• Tokyo-Paris: Two LDMLs
Presentation organinzed by :
  • DNP
Thematic approaches
Ninth presentation Louvre – DNP Museum Lab El niño azul, Goya and Spanish Painting in the Louvre
1. The reinstallation of multimedia displays to the Louvre
As was the case with the seventh and eighth presentations, two of the multimedia displays developed for the ninth presentation are scheduled to be relocated to the Louvre, this time to the Spanish painting section (1st floor of the Denon wing and adjacent rest area).
The user interfaces were therefore designed to meet the needs of a diverse range of international visitors; the hardware is robust enough for installation in an establishment that receives about 9 million visitors a year, while respecting the constraints imposed by the Louvre's status as a historic monument. These multimedia displays were designed to enrich the visiting experience while blending as seamlessly as possible into the permanent exhibition space so as not to obstruct the view of the artworks or impede visitor circulation.
An individual, intuitive approach combined with a multi-user system to provide historical background information.
The key issues:
Museum Lab designed a display that explains the history of the Spanish painting collection in the Louvre. It will be installed in the rest area adjoining the principal room in the Louvre's Spanish painting section, on the 1st floor of the Denon wing.
The key challenge here was to interest visitors in information comprising historical references that are not necessarily well known, to ensure that all visitors, whatever their cultural and intellectual background, can understand how the collection has evolved over the centuries. The display needed to have a multi-user function so that everyone present in the vicinity could use it; the idea was to ensure that every visitor, even those not actively using the resource, could receive a minimum of information, available in several languages.

The solution proposed by Museum Lab:
The chosen approach features an interactive timeline on a large wall screen, presenting a permanent overview of the evolution of the Spanish painting collection at the Louvre while providing more detailed information, organized chronologically. Dynamic visuals were created to attract attention and encourage visitor interaction. To maximize participation, the display clearly indicates which functions are for individual or collective use. The general themes are shown at a height, to be clearly visible to visitors standing at a distance from the display but not (yet) actively using it.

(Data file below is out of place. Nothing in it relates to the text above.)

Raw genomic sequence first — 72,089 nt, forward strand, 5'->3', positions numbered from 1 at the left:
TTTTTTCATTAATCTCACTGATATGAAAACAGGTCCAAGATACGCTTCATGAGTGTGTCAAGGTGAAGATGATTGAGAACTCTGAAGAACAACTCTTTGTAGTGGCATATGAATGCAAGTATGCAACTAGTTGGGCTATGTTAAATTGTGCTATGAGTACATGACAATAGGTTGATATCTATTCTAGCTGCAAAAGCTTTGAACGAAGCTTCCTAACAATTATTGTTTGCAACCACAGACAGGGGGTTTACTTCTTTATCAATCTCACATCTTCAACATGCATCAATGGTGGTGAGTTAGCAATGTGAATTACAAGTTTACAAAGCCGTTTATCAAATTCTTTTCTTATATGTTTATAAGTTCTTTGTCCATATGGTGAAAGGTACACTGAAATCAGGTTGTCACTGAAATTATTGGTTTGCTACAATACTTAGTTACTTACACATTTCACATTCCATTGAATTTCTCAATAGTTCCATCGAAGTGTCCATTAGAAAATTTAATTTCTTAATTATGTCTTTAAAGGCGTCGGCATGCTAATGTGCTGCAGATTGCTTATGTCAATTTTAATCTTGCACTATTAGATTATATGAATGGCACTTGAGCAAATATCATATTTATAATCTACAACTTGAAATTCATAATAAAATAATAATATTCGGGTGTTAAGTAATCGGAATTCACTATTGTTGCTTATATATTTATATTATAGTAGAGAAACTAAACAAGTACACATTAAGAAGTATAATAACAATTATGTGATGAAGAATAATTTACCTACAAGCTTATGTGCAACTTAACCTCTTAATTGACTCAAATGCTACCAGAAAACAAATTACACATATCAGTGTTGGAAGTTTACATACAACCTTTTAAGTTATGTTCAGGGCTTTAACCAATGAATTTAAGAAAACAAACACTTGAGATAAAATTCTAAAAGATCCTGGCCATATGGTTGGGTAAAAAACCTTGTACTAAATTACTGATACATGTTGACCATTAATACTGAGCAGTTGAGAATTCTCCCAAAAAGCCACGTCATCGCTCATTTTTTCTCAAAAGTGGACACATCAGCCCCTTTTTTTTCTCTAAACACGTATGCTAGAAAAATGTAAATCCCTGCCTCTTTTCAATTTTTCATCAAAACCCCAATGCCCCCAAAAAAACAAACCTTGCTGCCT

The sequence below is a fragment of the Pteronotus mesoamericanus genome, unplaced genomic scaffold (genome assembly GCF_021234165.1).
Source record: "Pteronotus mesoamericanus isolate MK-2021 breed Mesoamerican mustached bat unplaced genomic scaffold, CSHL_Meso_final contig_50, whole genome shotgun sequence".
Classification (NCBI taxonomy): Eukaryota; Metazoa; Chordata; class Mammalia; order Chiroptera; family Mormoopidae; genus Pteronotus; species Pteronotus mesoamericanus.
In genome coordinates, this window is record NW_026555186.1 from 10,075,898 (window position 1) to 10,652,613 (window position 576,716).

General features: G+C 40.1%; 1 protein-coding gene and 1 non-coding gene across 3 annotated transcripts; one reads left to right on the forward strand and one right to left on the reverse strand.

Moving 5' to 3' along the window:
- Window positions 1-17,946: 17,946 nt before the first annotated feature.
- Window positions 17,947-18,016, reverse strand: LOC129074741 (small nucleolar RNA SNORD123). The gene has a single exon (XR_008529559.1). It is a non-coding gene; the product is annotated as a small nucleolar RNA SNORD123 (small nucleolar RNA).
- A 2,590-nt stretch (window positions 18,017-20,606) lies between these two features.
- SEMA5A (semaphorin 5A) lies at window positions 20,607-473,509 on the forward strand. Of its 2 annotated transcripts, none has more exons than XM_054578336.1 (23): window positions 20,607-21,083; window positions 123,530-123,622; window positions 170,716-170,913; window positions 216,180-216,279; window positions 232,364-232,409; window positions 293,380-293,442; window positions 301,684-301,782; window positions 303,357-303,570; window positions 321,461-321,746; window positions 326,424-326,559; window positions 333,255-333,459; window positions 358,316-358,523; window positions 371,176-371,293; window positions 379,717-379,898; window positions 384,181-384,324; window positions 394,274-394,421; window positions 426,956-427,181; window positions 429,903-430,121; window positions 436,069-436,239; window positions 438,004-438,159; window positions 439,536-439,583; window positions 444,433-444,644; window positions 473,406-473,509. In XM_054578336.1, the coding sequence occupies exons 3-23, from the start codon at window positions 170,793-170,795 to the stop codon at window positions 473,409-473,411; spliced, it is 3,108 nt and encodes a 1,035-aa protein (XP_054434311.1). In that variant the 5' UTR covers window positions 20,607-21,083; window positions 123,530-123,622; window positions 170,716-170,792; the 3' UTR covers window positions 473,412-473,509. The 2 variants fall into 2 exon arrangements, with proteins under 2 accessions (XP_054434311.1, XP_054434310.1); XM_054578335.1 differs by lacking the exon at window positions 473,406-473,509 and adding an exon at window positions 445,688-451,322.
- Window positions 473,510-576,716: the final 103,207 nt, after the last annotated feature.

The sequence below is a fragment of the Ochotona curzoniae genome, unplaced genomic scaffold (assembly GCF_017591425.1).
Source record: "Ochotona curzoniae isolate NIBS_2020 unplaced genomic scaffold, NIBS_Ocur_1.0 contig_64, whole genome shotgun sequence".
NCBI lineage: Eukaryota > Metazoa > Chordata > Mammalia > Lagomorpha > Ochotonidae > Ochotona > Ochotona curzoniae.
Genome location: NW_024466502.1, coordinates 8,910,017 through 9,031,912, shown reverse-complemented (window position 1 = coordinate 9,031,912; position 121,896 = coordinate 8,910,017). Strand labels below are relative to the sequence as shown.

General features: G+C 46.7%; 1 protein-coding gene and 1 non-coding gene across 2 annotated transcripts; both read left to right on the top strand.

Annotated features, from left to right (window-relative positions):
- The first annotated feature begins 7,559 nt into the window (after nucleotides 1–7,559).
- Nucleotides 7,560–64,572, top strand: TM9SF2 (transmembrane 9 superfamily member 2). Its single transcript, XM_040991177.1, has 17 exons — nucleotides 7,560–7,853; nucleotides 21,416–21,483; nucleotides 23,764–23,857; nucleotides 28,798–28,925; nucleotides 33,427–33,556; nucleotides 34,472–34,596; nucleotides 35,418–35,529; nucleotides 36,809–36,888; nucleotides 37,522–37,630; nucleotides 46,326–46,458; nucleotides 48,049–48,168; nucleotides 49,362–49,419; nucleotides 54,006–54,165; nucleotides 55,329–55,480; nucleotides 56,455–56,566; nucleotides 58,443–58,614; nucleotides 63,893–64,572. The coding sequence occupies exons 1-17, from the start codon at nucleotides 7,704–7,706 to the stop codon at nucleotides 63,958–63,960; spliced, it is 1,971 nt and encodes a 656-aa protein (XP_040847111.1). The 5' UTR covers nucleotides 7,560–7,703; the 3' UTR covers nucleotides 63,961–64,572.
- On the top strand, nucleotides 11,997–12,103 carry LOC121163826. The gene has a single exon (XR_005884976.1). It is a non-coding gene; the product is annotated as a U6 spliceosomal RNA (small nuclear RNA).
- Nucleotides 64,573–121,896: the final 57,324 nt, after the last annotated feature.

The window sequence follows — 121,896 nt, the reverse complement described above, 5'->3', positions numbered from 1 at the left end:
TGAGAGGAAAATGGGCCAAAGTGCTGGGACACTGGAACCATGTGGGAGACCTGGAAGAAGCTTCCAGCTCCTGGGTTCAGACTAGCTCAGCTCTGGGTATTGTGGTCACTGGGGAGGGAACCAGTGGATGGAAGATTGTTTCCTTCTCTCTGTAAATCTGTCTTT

What sort of information should be provided in front of the painting?
The key issues:
This display, scheduled to be reinstalled to the main room in the Spanish painting section (Room 26, 1st floor of the Denon wing), is intended to guide visitors' understanding of the paintings they see around them.
Considerable thought was given to the nature and amount of information to provide in front of the works themselves to enrich visitors' discovery of the paintings and the collection. The challenge was to find a simple way of supplying a wide range of information about these paintings, in order to satisfy the curiosity of a highly heterogeneous public.

The solution proposed by Museum Lab:
To provide visitors with key facts about Spanish painting, Museum Lab opted for an entry menu featuring the most representative of the works exhibited in the room; a commentary then supplies the kind of information that cannot be ascertained by just looking at the painting, and gives pointers that are also relevant to the understanding of other Spanish paintings. To facilitate the transition from the initial intuitive approach to more informative content, a predominantly visual interface was designed, with different types of entry to the information.